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Since when did student travel become an opportunity for civil disobedience?

When my friend Sinan brought his art to Turkey, his homeland.

Sinan came to Minneapolis for grad school and is currently a computer science Phd at the U of M, specializing in technology applications for the collaborative arts. Which means he uses high tech gizmos to bring art into communities. He prefers video projectors because they have the power to display videos, images, and animations on practically any urban structure.

Born in Bergama, Turkey, Sinan grew up near the  west coast of the Aegean Sea. But during his adolescent years he left Bergama for Istanbul. “[I] fell in love with that city,” he said. “When I think of home, I often think of Istanbul.”

Sinan recently returned to Istanbul with a group of fellow artists to participate in the Istanbul Pride march. “Pride is a big deal in Istanbul,” he said. “Many people from all around turkey come to the political events, panels, the march, etc.” Sinan was there to support his gay community, alongside anti-fascists, anti-militarists, people against violence, feminists, leftists, Marxists, and worker unions. He did his part with video projectors. “Projections were another way of getting our message across,” he said.

Every year, the march ends at Galata tower, a monument built by the Genovese in the 14th century. That was Sinan’s target. “We projected some artistic content related to queer issues on the tower,” he said. Since we didn’t have permission (there is no way, they would give permission) it caused some tension.” The police were called, but they didn’t know where to find the ghost vandals. Sinan was hidden in a building across the street, projecting images out a window.

This political intervention wasn’t school sponsored—Sinan didn’t have the academic policy monkey on his back. He took it upon himself to bring his studies to the streets. If you’re interested in his direction, but want to keep things legal, there are plenty of study abroad programs centered on social justice.

Sinan and his team were eventually caught, but there were no arrests. “At the end things magically got resolved” he said “An officer even secretly told us that he thought the projections were cool.”


My next-door neighbor sleeps five feet away from me. We both live on the second floor of adjacent duplexes. Our windows face each other.

I finally met the guy behind the curtain last week during a grill-out party. His name is Ahmed Omar, and he goes by Mido.

He’s a 26-year old veterinarian studying animal viruses at the University of Minnesota; here for the research portion of a Masters project he started in Egypt, his homeland.

Interviewing him was easy. We just opened our windows and started talking.

I asked Mido to describe some general differences between Minneapolis and his home in Cairo. He first cleared up two common American misconceptions: Egypt is not one big desert and the main mode of transportation is not camel.

“Cairo is similar to Minneapolis,” he said, “We have twin cities, Cairo and Giza, and we have the Nile river that runs between them.”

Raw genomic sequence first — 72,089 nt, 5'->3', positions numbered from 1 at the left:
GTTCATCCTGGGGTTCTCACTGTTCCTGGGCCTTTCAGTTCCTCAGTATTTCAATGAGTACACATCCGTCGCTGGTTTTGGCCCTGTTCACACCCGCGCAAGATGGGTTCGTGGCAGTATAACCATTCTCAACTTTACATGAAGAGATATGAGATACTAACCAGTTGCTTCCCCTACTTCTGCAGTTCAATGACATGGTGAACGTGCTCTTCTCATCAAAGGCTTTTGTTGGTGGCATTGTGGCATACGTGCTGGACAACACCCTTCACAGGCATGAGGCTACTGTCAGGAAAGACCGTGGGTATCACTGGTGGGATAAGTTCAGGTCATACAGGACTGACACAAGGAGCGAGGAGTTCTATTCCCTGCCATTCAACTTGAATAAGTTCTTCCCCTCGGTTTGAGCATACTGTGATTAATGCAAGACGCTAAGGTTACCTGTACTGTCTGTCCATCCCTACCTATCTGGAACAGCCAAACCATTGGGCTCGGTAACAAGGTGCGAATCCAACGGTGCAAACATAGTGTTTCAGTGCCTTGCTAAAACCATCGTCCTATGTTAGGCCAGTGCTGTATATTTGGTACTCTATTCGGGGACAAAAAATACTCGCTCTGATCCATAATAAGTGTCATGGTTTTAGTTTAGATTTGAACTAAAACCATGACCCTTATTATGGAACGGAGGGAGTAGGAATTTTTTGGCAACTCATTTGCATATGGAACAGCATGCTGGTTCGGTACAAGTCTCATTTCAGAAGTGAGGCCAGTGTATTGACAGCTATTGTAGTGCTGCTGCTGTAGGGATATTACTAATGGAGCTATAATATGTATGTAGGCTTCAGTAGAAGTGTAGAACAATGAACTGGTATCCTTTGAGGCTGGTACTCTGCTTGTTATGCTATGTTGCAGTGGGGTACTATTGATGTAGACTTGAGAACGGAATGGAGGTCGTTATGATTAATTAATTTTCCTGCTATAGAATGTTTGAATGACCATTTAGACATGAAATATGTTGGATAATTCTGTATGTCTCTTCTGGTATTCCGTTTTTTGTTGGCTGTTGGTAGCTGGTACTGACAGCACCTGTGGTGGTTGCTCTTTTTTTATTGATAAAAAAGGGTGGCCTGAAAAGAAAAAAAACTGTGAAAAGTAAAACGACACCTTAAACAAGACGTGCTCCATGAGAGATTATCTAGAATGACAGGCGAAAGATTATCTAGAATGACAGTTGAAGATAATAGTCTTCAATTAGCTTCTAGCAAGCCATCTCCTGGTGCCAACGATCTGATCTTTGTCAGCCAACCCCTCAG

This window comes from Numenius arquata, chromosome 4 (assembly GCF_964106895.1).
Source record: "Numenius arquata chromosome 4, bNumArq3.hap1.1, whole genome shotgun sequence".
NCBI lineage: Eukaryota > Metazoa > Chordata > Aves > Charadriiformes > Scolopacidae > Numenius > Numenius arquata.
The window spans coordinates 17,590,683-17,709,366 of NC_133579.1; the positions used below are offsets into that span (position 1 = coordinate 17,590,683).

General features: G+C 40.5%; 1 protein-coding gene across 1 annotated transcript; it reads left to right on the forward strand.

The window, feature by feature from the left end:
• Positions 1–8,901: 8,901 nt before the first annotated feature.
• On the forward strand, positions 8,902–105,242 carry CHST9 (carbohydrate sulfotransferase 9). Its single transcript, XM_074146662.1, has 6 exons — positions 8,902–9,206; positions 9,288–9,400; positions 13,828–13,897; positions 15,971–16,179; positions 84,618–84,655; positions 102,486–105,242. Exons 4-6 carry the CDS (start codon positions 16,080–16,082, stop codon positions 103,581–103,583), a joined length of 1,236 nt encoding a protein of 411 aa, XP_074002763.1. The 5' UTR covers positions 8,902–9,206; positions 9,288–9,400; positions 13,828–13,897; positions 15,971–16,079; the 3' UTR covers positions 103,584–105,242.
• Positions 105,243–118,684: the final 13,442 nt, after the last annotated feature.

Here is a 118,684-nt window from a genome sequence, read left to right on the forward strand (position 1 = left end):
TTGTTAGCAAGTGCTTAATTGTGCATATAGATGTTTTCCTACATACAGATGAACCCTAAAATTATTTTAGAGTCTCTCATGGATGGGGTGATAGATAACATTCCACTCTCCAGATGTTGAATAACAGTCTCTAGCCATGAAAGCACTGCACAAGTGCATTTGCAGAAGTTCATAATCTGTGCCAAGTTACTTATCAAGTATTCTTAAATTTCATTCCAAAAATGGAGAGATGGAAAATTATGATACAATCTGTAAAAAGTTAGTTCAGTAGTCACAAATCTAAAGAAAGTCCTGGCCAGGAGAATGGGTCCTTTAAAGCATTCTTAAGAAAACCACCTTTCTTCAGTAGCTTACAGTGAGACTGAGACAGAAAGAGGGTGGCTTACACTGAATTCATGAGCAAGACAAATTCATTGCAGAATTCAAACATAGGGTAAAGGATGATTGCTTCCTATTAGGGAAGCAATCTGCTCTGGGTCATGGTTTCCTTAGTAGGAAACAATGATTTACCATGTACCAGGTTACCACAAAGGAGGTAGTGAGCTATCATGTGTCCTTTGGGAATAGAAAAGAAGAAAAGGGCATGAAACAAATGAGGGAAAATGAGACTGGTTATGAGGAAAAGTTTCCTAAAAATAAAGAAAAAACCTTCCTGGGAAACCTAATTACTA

Although Cairo crushes Minneapolis on the population scale—13,300,00 to 382,618—Mido said Minneapolis is more culturally diverse. In Cairo, Arabic is the dominant language and Islam the principal faith. The  houses are larger, too, yet due to crowding, most have been carved into numerous apartments.

Egypt and the U.S. do share one aspect: an obsession with sports. “We have the same things for fun,” Mido said. Though the other type football, soccer, is more popular. Egypt has won a record seven championships in the Africa Cup of Nations.

Moving to the other side of the Earth was a challenge for Mido, to say the least. This was his first time outside Egypt, so Minnesota might as well be another planet.

The cold was a shocker he said. Egypt is one of the hottest countries in the world, and he came here this past January.

But adjusting to this place meant more than buying a winter coat. “Another challenge I have faced here is being a Muslim,” he said. “I didn’t find many mosques to go to and pray.” He’s right. According to Google maps, there are only four Mosques within a five-mile radius of the campus.

Then there’s the language barrier:

“The first month [here] was really hard, because I had no friends,” he said. “How do you ask someone to be your friend? In Egypt, it’s easier. Same culture. Same language.” Having only studied British English, the Midwestern accent probably doesn’t help. Nevertheless, Mido remains positive. “The people are so nice here,” he said, and “the language problem will be solved over time.”

While Minnesota doesn’t have the Great Pyramids or year-round warm weather, Mido has been struck by one Midwest wonder: The Mall of America. “It’s very huge and very great,” he said. “It’s the best thing I have seen until now.”

Hong Kong

I know of one way to see the world without a study abroad program.

My friend Jamie, a 22-year-old American studies major at Yale University, is a singer and was a part of the a cappella group The Yale Spizzwinks(?) (Yes, that’s how it’s spelled—question mark, too.).

In May 2007, the Spizzwinks(?) toured China, Hong Kong, Thailand, Burma, and Vietnam. In tailcoats and peak lapels they rocked high school auditoriums and downtown nightclubs.

And the praise they received was unforgettable: At a high school in Shanghai, students presented the group with a large banner of a Spizzwinks(?) publicity photo, blown up life-size. “It was a bit un-nerving to say the least,” Jamie said. “Our reception over there was unlike anything we received in the States… they treated us like rock-stars.”